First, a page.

Story in Chemical Engineering describes technologies to process lithium, including a sorbent developed by the Critical Materials Institute (CMI).
Researchers at Oak Ridge National Laboratory (ORNL; Oak Ridge, Tenn.) have seen very promising performance in extracting lithium from geothermal brine using iron-doped lithium-aluminum-layered double hydroxide chloride (LDH) sorbent and forward osmosis. “LDH sorbents can operate perfectly under geothermal brine conditions, around 95°C. Also, there is no need to add any reagents to adjust the pH for lithium extraction. It is a low-cost sorbent material with lithium-recovery rates greater than 95%,” explains Parans Paranthaman, corporate fellow at ORNL. In partnership with the Critical Materials Institute at Ames National Laboratory (Ames, Iowa; www.ameslab.gov), ORNL has run column extraction using LDH sorbents for more than 500 h with multiple lithiation and delithiation processes. Each column cycle involves loading the sorbent with lithium chloride from brine, intermediate washing to remove undesired ionic species and final unloading of lithium chloride ions. ORNL has scaled up the LDH sorbent manufacture to kilogram-scale batches, and the team is prepared to begin testing at geothermal sites in the future.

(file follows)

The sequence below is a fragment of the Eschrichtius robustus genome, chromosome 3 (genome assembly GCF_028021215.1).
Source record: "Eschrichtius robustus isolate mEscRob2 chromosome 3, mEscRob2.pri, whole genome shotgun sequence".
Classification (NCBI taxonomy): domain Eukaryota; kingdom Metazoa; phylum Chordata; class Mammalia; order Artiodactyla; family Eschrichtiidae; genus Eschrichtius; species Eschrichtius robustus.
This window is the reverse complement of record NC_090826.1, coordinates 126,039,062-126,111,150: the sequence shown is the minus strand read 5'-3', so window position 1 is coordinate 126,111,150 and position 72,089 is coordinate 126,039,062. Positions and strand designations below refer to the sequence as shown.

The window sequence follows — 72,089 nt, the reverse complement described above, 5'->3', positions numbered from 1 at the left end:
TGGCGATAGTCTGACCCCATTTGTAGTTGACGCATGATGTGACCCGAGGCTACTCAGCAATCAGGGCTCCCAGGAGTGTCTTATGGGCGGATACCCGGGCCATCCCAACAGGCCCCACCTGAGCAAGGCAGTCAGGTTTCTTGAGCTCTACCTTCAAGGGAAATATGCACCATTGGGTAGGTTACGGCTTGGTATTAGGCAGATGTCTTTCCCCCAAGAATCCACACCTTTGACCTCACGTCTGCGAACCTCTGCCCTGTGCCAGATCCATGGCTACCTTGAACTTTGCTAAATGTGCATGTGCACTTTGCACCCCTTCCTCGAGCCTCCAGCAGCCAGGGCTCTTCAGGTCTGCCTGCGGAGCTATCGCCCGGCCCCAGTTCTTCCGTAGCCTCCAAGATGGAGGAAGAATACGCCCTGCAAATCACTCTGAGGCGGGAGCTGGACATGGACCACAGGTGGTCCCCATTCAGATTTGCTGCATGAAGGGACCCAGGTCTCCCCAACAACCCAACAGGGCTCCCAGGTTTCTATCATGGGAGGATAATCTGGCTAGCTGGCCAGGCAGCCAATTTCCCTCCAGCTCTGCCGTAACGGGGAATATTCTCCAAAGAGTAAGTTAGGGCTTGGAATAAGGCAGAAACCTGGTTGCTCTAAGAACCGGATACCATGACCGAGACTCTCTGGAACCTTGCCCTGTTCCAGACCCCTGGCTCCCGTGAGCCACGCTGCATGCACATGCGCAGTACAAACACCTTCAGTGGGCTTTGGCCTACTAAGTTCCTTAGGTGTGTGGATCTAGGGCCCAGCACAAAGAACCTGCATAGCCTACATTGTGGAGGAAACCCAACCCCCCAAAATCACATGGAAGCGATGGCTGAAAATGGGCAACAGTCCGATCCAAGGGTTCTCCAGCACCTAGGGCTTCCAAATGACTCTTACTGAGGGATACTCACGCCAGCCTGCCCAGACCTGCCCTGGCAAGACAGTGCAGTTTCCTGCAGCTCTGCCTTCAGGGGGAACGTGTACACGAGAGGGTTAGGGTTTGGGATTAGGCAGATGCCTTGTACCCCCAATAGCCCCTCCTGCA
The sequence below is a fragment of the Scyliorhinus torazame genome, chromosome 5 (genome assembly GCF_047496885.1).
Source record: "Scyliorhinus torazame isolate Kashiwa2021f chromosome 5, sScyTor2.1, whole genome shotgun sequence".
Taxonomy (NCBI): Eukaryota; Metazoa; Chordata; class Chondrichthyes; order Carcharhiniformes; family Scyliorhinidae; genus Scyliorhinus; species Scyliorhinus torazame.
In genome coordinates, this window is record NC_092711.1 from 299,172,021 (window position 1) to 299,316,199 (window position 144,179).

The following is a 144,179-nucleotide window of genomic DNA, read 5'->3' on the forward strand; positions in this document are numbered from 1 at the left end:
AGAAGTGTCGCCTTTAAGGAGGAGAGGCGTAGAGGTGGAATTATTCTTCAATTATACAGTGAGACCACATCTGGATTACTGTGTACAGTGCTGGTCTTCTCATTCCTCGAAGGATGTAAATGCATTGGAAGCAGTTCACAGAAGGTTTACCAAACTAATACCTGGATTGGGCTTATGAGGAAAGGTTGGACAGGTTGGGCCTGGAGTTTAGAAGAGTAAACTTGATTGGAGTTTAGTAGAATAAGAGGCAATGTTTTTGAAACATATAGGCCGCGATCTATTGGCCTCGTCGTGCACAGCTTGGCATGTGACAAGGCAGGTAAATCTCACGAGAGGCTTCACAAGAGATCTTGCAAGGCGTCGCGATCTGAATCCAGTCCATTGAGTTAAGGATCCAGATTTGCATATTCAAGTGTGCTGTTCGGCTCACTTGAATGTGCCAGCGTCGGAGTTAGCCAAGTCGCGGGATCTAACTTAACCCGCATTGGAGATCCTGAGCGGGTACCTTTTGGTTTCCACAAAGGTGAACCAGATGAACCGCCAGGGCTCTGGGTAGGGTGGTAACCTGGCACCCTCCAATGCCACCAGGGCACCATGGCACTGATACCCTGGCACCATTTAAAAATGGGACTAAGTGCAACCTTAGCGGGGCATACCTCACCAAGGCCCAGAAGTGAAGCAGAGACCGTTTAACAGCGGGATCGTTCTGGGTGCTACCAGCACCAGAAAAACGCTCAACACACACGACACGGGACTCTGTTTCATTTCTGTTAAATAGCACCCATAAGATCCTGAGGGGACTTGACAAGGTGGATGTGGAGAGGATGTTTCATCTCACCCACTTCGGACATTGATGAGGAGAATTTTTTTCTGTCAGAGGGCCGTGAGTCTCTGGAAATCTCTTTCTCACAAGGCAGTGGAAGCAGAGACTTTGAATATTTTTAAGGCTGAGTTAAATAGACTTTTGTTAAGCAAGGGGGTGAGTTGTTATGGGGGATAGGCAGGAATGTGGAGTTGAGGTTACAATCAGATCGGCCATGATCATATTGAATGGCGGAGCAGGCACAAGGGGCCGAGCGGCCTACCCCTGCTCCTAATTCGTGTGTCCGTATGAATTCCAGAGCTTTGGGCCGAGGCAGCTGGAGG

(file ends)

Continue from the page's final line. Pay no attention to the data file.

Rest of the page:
Another crucial benefit of LDH sorbents is the promise for reuse and recovery. “LDH sorbents can be reused after hundreds of runs. LDH sorbent can also be recovered quickly if there was any failure during extraction, since we don’t need to add any reagents to delithiate, unlike ion-exchange sorbents or other solvent-extraction methods,” says Paranthaman. Also, since they are based on aluminum, rather than rare or precious metals, overall system costs will be lower.
Link to full story: Lithium extraction: prime time for brine